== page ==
Commission rejects Navy sonar program over disputed marine life danger
SAN DIEGO (KABC) -- The California Coastal Commission has rejected the U.S. Navy's sonar training program off the Southern California coast, a program environmentalists claim could be deadly for whales and other sea life. The Navy is not giving up despite Friday's result.
The Navy says its explosives and sonar training program needs to be as realistic as possible. The program had been scheduled to begin next January off the Southern California coast.
But at a packed hearing in San Diego, the California Coastal Commission said "no" to the Navy's plans. Environmental groups are concerned it could hurt endangered blue whales and other marine mammals.
"We're really, really pleased with the verdict today," said Stephanie Sekich, Surfrider Foundation California policy manager. "The state just recently established these marine protected areas. It took 10 years, a lot of resources. They're supposed to be protected and they're not supposed to have sonar and explosives going off inside of them."
Commissioners say the Navy didn't have enough information to back up its argument that the harm to marine mammals would be negligible.
The Navy estimates the training program would kill 130 marine mammals and cause hearing loss in 1,600 over five years.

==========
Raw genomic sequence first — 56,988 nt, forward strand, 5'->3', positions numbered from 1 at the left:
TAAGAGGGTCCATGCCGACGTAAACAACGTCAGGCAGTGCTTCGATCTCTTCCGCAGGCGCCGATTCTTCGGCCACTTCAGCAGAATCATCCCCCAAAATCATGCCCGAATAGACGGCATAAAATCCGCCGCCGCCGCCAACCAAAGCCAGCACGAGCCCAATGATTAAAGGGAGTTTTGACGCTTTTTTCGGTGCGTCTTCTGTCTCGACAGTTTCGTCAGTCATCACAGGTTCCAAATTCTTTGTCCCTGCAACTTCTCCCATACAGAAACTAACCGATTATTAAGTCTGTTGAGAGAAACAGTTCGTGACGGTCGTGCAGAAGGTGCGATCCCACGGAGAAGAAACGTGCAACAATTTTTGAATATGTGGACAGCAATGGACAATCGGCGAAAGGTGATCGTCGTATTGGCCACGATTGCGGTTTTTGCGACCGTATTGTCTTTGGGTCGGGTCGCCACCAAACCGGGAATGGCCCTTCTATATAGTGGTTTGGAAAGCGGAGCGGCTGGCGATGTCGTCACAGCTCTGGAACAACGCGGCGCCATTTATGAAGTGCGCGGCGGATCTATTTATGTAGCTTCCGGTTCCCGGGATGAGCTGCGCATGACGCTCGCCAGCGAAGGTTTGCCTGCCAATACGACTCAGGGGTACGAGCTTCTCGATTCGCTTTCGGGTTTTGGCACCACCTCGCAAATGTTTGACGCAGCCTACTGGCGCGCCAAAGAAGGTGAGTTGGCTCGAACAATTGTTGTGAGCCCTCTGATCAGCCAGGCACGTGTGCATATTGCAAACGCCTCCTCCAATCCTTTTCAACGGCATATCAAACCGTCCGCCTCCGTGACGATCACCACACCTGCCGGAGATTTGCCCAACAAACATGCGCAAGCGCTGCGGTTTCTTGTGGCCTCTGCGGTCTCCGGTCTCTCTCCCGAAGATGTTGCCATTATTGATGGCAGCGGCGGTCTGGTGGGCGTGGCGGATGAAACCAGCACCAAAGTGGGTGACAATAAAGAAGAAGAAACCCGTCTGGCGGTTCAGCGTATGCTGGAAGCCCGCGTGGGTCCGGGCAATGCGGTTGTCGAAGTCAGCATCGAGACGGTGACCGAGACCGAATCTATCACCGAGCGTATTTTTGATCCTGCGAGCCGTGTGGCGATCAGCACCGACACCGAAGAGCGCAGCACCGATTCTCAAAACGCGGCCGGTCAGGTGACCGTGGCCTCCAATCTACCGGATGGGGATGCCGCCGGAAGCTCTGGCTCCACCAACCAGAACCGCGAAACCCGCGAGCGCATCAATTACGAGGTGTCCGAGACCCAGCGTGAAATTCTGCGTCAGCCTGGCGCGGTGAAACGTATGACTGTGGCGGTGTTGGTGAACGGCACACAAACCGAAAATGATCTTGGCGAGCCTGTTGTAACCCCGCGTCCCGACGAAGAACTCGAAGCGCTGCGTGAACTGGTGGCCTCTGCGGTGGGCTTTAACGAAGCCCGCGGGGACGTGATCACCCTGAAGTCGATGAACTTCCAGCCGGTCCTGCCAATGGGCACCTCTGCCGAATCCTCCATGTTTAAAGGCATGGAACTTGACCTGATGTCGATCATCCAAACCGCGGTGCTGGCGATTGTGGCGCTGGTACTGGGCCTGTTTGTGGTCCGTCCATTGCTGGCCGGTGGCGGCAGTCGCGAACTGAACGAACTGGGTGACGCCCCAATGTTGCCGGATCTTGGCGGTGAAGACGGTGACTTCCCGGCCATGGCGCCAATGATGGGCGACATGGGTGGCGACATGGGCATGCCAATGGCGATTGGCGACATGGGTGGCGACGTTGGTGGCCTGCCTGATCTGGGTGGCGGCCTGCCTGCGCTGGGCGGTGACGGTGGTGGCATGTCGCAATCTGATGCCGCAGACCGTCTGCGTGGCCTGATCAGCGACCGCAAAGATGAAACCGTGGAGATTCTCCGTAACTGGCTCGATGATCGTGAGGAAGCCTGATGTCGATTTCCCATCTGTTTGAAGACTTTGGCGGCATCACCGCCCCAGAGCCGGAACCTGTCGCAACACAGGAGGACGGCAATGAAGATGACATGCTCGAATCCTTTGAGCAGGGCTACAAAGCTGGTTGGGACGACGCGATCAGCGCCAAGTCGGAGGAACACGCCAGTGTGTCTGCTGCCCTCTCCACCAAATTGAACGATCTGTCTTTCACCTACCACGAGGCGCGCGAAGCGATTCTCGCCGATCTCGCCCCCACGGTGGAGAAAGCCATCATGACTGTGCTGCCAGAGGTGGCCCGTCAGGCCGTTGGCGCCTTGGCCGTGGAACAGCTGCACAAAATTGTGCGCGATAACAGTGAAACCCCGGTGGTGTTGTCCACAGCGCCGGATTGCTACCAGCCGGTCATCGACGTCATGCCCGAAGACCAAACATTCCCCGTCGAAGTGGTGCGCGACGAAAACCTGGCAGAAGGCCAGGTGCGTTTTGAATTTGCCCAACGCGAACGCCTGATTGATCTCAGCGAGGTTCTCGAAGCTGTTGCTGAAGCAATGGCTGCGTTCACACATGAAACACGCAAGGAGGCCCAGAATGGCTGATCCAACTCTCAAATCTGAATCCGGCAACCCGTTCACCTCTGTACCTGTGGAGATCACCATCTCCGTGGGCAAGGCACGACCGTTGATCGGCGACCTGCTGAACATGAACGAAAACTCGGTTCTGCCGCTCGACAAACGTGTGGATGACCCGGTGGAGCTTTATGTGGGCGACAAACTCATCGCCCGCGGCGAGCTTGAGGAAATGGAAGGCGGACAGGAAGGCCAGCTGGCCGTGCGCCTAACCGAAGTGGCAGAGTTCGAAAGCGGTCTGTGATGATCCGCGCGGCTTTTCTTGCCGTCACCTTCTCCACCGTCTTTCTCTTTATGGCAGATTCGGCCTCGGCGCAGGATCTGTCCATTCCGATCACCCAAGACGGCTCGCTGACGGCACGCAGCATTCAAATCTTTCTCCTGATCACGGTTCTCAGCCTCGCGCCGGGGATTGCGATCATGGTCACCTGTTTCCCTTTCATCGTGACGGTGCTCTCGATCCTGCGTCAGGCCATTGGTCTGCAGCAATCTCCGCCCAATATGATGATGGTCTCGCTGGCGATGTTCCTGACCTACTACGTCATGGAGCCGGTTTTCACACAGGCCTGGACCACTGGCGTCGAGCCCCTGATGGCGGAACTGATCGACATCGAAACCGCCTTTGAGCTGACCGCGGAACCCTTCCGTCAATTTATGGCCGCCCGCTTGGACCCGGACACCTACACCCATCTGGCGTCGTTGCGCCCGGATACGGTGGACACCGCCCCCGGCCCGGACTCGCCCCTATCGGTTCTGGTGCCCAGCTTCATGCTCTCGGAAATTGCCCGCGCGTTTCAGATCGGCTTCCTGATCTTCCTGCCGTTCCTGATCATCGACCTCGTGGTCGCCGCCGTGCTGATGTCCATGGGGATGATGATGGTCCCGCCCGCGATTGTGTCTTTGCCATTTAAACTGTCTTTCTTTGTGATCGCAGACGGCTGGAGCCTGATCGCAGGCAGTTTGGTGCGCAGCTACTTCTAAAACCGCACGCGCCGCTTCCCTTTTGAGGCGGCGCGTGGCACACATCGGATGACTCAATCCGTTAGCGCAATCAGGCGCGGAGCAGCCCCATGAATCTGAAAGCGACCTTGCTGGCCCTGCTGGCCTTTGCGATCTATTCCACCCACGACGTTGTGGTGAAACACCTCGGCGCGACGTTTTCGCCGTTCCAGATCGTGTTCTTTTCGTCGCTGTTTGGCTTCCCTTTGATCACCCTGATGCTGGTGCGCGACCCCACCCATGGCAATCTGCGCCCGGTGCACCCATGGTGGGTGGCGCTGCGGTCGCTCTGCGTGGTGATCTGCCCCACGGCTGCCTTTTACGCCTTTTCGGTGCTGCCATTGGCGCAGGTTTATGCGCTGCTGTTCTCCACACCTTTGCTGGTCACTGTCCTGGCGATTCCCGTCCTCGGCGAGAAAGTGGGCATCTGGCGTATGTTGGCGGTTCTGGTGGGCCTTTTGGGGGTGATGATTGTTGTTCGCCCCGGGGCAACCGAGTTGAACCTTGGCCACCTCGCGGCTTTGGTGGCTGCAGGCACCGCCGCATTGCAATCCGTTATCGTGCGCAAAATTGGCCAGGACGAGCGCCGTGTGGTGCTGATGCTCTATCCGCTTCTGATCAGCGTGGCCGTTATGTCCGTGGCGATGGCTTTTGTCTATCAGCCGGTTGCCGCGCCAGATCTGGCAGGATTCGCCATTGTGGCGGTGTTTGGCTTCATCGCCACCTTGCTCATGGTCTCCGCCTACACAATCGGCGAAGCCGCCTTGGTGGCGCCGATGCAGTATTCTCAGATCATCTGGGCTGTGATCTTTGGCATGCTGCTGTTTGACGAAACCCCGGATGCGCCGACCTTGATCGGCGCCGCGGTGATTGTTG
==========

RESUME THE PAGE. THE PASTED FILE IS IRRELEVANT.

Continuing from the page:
"The harm the U.S Navy proposes to inflict on Southern California marine mammals and other species is not only extraordinary and unprecedented, it is shameful," said Dr. Jack B. Hamlin, San Diego Council Green Party.
The Coastal Commission's staff recommended approval of the plan be contingent on a list of conditions, including the navy creating "safety zones" that would prevent high-intensity sonar activity near marine protected areas, and spots where there are large numbers of blue, fin and gray whales seasonally.
The Commission listed similar conditions in 2007 and 2009 but the Navy refused to follow them. The Commission sued the Navy, leading to a preliminary injunction in 2008. However, then-President George w. Bush gave an exemption to the training. The U.S. Supreme Court later overturned the lower court's decision.
"Our goal continues to be to try and reach agreement with the state and so that's why I said we'll look carefully at the decision the Coastal Commission reached today," said Navy environmental program manager Alex Stone.
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